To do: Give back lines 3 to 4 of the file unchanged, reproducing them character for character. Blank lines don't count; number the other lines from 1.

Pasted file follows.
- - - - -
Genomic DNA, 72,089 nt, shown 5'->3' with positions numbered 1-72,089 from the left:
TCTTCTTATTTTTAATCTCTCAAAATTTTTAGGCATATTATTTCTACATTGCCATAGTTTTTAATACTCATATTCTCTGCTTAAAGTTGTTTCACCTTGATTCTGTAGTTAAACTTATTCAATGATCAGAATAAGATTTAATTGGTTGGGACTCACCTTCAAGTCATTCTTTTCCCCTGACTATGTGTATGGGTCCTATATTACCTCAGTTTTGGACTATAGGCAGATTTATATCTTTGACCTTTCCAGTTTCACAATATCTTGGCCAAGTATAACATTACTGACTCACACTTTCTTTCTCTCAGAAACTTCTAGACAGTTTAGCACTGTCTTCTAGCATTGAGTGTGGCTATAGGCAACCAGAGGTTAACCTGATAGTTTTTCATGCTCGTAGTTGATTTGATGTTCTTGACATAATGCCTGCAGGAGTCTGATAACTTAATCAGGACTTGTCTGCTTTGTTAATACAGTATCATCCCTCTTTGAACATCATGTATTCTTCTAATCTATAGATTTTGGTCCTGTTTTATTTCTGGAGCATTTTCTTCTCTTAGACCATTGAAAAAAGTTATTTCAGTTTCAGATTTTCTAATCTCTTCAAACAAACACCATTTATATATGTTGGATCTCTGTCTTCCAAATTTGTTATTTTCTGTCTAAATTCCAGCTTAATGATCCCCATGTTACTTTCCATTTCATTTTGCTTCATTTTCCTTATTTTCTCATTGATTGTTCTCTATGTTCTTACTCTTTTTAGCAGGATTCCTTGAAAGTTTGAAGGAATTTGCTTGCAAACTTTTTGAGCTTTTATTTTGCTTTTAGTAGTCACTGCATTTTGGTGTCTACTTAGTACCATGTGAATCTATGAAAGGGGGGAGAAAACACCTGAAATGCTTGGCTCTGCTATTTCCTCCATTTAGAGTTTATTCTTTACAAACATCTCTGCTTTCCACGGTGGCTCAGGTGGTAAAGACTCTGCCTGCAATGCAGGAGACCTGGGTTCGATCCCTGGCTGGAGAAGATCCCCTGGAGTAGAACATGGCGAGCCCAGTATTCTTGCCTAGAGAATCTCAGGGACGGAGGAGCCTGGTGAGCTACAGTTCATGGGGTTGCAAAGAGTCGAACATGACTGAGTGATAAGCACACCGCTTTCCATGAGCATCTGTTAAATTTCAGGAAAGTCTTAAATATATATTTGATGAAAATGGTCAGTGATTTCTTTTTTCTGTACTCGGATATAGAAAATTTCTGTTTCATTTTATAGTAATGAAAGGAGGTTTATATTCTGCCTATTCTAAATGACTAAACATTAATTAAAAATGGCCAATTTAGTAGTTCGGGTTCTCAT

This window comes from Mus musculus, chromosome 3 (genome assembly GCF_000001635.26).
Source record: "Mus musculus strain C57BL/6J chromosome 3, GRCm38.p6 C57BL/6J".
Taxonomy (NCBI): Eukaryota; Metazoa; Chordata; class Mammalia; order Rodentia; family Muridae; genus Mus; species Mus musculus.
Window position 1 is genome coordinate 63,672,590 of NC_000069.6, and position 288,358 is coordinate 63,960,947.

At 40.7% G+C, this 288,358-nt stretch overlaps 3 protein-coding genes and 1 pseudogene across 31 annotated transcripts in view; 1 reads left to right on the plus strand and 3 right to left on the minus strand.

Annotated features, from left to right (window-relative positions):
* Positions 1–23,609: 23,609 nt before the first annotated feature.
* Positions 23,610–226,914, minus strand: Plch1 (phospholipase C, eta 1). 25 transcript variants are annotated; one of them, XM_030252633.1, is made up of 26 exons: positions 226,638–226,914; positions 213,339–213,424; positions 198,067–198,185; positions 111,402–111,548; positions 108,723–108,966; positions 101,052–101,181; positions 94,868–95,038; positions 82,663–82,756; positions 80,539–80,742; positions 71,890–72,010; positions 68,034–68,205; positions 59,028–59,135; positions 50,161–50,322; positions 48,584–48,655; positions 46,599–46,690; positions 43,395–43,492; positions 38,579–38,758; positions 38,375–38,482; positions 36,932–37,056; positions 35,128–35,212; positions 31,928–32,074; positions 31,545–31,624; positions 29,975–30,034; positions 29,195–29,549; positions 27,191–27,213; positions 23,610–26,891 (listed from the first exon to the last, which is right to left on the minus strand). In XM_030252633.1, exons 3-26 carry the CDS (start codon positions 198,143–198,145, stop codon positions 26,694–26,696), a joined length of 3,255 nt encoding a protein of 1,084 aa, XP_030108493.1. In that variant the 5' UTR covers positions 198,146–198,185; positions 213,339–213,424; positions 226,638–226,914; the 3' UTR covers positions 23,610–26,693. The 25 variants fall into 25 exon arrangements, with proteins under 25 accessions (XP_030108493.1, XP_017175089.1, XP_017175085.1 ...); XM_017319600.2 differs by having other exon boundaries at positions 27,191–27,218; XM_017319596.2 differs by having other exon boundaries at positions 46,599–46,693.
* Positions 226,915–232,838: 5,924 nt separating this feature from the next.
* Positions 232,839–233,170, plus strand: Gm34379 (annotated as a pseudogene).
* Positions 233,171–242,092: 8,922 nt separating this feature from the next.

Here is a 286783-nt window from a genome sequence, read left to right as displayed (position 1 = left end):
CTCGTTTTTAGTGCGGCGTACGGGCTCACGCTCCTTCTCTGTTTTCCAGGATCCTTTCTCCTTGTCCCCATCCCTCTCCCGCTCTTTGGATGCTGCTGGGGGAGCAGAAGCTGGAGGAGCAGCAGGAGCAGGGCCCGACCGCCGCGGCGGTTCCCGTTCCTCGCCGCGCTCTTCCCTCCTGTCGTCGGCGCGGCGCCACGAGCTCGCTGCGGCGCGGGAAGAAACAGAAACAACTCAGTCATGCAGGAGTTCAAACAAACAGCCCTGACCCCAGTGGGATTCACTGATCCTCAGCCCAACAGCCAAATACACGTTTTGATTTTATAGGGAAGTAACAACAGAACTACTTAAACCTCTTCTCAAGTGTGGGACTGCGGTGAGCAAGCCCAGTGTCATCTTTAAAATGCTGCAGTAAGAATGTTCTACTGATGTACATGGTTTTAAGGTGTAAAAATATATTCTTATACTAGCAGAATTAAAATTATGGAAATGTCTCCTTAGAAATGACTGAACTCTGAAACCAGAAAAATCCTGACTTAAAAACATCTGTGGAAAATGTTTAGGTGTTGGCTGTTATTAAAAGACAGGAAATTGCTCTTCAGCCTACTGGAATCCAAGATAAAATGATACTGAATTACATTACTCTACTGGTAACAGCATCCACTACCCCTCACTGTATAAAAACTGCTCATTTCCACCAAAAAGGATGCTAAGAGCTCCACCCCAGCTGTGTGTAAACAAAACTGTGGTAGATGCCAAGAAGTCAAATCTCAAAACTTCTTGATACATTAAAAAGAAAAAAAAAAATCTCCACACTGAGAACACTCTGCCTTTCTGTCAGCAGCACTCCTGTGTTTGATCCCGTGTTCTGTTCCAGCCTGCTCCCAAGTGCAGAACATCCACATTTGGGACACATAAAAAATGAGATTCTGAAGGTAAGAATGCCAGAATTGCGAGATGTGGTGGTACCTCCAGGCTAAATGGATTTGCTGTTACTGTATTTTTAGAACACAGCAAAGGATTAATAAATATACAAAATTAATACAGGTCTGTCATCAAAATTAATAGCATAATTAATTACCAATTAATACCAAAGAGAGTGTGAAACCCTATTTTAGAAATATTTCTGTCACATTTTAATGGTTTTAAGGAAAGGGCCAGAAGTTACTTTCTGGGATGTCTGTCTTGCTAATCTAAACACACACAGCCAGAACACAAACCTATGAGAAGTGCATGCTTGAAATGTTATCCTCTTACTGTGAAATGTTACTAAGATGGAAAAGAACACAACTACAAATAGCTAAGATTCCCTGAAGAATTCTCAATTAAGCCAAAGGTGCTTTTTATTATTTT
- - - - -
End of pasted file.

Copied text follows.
This window comes from Mus musculus, chromosome 3 (genome assembly GCF_000001635.26).
Source record: "Mus musculus strain C57BL/6J chromosome 3, GRCm38.p6 C57BL/6J".